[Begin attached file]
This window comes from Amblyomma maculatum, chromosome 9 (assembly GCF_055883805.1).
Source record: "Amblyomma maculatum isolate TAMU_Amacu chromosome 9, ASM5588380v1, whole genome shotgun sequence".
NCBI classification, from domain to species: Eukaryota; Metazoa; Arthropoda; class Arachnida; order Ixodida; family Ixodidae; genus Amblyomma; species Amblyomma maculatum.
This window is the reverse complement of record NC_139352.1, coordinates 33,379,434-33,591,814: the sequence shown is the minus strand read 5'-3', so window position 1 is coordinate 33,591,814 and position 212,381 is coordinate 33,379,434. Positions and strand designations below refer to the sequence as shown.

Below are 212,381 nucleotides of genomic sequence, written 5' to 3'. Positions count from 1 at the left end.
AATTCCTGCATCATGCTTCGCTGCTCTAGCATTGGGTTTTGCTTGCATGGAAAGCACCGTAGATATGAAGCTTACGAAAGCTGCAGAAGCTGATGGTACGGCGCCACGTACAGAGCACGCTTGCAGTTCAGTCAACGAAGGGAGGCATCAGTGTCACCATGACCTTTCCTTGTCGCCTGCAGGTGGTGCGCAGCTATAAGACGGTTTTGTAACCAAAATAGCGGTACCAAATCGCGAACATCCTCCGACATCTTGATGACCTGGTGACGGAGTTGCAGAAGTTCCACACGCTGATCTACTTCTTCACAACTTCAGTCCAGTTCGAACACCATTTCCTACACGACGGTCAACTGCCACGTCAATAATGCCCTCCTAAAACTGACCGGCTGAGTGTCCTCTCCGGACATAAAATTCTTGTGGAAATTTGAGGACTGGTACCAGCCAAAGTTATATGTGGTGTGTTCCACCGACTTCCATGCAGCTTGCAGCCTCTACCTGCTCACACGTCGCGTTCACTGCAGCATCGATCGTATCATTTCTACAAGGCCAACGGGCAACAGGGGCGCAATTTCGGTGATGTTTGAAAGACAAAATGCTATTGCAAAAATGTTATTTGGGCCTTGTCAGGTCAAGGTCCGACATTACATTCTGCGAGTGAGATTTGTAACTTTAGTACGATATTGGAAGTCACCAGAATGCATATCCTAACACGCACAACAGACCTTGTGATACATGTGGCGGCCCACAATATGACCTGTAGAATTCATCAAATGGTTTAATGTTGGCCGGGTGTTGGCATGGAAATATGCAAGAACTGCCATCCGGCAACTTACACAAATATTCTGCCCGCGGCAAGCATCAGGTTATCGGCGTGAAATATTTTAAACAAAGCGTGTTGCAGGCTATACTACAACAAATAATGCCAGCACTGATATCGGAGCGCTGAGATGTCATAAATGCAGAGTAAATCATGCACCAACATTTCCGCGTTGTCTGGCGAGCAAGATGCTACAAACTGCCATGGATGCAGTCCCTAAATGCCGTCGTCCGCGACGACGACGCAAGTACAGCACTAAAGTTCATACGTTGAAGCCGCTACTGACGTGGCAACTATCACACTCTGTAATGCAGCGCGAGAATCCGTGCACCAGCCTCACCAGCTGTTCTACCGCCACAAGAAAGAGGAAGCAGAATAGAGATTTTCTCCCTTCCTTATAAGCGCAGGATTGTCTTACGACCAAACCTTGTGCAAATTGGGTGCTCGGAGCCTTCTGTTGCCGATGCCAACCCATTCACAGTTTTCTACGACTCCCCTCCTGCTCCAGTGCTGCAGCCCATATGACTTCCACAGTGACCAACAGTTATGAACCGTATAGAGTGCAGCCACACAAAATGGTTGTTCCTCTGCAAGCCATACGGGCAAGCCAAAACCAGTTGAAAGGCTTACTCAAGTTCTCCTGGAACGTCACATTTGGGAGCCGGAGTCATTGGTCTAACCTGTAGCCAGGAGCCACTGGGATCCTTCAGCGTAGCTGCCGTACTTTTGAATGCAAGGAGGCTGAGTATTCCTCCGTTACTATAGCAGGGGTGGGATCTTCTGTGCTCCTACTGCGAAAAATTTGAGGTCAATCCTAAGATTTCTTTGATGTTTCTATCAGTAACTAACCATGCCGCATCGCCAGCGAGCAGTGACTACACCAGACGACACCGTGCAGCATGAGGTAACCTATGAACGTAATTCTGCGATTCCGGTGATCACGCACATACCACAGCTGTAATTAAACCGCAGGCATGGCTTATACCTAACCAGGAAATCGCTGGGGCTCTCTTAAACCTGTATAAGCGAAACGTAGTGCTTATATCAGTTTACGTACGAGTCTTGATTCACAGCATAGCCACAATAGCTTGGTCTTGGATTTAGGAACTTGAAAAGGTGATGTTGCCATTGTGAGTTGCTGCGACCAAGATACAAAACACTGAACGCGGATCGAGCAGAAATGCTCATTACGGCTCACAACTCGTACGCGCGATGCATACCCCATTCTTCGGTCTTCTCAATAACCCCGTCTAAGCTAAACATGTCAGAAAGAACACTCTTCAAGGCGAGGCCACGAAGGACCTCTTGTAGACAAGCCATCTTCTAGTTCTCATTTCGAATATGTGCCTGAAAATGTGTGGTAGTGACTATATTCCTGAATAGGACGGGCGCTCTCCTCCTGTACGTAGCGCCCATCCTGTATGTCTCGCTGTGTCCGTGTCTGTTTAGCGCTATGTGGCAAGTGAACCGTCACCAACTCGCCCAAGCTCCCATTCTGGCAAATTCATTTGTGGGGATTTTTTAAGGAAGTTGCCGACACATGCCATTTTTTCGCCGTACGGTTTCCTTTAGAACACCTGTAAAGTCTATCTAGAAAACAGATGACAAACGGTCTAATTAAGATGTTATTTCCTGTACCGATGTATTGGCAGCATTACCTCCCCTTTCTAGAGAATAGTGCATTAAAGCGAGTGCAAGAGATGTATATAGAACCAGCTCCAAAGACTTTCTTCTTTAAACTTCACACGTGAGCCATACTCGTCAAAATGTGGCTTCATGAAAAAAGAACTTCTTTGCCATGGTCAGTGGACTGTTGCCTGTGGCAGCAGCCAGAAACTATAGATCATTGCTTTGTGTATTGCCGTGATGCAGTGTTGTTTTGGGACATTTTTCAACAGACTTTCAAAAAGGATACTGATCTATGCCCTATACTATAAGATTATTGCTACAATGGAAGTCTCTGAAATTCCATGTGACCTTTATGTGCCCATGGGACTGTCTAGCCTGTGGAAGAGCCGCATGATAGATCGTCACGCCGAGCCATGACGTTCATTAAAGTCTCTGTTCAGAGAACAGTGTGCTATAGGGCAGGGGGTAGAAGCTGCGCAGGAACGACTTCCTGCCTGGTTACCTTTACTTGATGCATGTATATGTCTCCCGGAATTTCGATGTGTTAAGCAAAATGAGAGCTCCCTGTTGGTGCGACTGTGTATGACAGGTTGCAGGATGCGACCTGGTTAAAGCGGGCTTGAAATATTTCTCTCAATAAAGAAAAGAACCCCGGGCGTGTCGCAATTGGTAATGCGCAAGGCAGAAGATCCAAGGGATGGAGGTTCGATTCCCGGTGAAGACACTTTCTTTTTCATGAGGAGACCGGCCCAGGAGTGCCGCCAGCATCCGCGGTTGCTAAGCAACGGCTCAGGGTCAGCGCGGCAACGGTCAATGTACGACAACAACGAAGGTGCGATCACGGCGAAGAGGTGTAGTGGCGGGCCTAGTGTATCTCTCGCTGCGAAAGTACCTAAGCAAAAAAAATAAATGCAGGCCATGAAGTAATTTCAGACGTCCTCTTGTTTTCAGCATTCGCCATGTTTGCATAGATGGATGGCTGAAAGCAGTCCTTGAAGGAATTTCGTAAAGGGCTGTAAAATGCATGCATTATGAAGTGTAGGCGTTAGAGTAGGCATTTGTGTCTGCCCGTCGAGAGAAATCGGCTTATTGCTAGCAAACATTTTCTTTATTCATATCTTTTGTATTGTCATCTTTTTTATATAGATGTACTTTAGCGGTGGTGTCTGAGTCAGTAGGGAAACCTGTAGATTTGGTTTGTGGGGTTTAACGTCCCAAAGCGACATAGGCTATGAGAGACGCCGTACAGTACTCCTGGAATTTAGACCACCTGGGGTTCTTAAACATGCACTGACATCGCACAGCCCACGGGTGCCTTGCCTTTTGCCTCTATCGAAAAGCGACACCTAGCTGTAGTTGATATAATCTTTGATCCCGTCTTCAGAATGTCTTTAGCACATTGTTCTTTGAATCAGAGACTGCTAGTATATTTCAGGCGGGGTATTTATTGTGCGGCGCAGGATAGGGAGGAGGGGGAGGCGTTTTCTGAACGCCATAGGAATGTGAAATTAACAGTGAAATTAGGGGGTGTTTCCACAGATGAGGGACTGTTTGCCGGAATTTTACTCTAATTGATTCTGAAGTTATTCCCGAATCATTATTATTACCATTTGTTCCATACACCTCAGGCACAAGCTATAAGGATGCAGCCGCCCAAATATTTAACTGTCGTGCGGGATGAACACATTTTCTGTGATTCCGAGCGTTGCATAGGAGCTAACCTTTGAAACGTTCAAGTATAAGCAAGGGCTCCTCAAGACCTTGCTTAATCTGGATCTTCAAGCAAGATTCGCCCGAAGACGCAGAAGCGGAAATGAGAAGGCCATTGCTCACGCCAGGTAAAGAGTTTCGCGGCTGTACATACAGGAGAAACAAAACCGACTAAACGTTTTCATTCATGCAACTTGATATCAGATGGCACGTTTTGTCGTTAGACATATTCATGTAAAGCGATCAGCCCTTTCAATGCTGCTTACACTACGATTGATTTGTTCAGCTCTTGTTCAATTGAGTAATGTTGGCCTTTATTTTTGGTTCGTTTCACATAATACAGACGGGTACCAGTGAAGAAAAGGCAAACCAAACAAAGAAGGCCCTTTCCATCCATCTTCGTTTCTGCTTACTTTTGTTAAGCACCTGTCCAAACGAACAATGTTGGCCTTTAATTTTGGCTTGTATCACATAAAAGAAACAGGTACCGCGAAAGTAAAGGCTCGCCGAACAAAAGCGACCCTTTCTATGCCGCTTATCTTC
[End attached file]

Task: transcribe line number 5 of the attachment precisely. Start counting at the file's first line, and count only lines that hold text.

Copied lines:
Below are 212,381 nucleotides of genomic sequence, written 5' to 3'. Positions count from 1 at the left end.